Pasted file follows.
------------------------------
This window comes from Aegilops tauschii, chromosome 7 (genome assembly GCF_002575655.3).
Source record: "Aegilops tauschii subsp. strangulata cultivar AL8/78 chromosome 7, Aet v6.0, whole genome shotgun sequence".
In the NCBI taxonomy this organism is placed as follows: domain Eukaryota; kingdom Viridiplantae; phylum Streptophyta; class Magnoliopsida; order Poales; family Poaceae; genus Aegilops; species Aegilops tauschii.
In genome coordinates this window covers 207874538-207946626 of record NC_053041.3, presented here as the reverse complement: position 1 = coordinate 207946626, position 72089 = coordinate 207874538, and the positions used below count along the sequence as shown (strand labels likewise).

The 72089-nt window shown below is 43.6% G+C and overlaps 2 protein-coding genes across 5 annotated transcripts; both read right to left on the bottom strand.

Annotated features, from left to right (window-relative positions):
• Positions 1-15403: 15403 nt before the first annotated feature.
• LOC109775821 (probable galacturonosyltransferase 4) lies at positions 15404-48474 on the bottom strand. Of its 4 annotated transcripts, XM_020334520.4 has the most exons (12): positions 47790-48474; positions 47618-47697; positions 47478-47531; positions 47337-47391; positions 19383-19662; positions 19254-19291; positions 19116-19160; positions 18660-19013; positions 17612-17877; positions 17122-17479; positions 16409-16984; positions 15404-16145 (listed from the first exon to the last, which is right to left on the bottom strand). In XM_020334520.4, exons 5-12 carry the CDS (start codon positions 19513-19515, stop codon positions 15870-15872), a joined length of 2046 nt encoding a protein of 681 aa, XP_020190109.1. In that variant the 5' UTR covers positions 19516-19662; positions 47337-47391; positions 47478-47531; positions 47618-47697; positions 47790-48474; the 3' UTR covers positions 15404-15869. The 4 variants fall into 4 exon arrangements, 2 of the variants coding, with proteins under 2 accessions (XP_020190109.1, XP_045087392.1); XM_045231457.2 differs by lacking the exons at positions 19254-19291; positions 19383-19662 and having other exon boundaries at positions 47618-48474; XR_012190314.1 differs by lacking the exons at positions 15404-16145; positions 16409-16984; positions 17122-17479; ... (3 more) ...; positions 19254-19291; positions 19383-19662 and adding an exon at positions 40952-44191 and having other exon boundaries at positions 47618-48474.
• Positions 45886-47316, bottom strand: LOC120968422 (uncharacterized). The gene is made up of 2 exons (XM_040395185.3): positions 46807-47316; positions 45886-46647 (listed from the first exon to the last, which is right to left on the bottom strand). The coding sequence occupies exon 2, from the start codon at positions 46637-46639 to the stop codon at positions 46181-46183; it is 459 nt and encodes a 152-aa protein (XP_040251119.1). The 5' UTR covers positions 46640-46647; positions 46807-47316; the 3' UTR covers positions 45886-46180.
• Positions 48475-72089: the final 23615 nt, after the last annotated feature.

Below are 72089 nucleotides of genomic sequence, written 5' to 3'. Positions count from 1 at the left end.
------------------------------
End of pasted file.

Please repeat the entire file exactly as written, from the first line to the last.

This window comes from Aegilops tauschii, chromosome 7 (genome assembly GCF_002575655.3).
Source record: "Aegilops tauschii subsp. strangulata cultivar AL8/78 chromosome 7, Aet v6.0, whole genome shotgun sequence".
In the NCBI taxonomy this organism is placed as follows: domain Eukaryota; kingdom Viridiplantae; phylum Streptophyta; class Magnoliopsida; order Poales; family Poaceae; genus Aegilops; species Aegilops tauschii.
In genome coordinates this window covers 207874538-207946626 of record NC_053041.3, presented here as the reverse complement: position 1 = coordinate 207946626, position 72089 = coordinate 207874538, and the positions used below count along the sequence as shown (strand labels likewise).

The 72089-nt window shown below is 43.6% G+C and overlaps 2 protein-coding genes across 5 annotated transcripts; both read right to left on the bottom strand.

Annotated features, from left to right (window-relative positions):
• Positions 1-15403: 15403 nt before the first annotated feature.
• LOC109775821 (probable galacturonosyltransferase 4) lies at positions 15404-48474 on the bottom strand. Of its 4 annotated transcripts, XM_020334520.4 has the most exons (12): positions 47790-48474; positions 47618-47697; positions 47478-47531; positions 47337-47391; positions 19383-19662; positions 19254-19291; positions 19116-19160; positions 18660-19013; positions 17612-17877; positions 17122-17479; positions 16409-16984; positions 15404-16145 (listed from the first exon to the last, which is right to left on the bottom strand). In XM_020334520.4, exons 5-12 carry the CDS (start codon positions 19513-19515, stop codon positions 15870-15872), a joined length of 2046 nt encoding a protein of 681 aa, XP_020190109.1. In that variant the 5' UTR covers positions 19516-19662; positions 47337-47391; positions 47478-47531; positions 47618-47697; positions 47790-48474; the 3' UTR covers positions 15404-15869. The 4 variants fall into 4 exon arrangements, 2 of the variants coding, with proteins under 2 accessions (XP_020190109.1, XP_045087392.1); XM_045231457.2 differs by lacking the exons at positions 19254-19291; positions 19383-19662 and having other exon boundaries at positions 47618-48474; XR_012190314.1 differs by lacking the exons at positions 15404-16145; positions 16409-16984; positions 17122-17479; ... (3 more) ...; positions 19254-19291; positions 19383-19662 and adding an exon at positions 40952-44191 and having other exon boundaries at positions 47618-48474.
• Positions 45886-47316, bottom strand: LOC120968422 (uncharacterized). The gene is made up of 2 exons (XM_040395185.3): positions 46807-47316; positions 45886-46647 (listed from the first exon to the last, which is right to left on the bottom strand). The coding sequence occupies exon 2, from the start codon at positions 46637-46639 to the stop codon at positions 46181-46183; it is 459 nt and encodes a 152-aa protein (XP_040251119.1). The 5' UTR covers positions 46640-46647; positions 46807-47316; the 3' UTR covers positions 45886-46180.
• Positions 48475-72089: the final 23615 nt, after the last annotated feature.

Below are 72089 nucleotides of genomic sequence, written 5' to 3'. Positions count from 1 at the left end.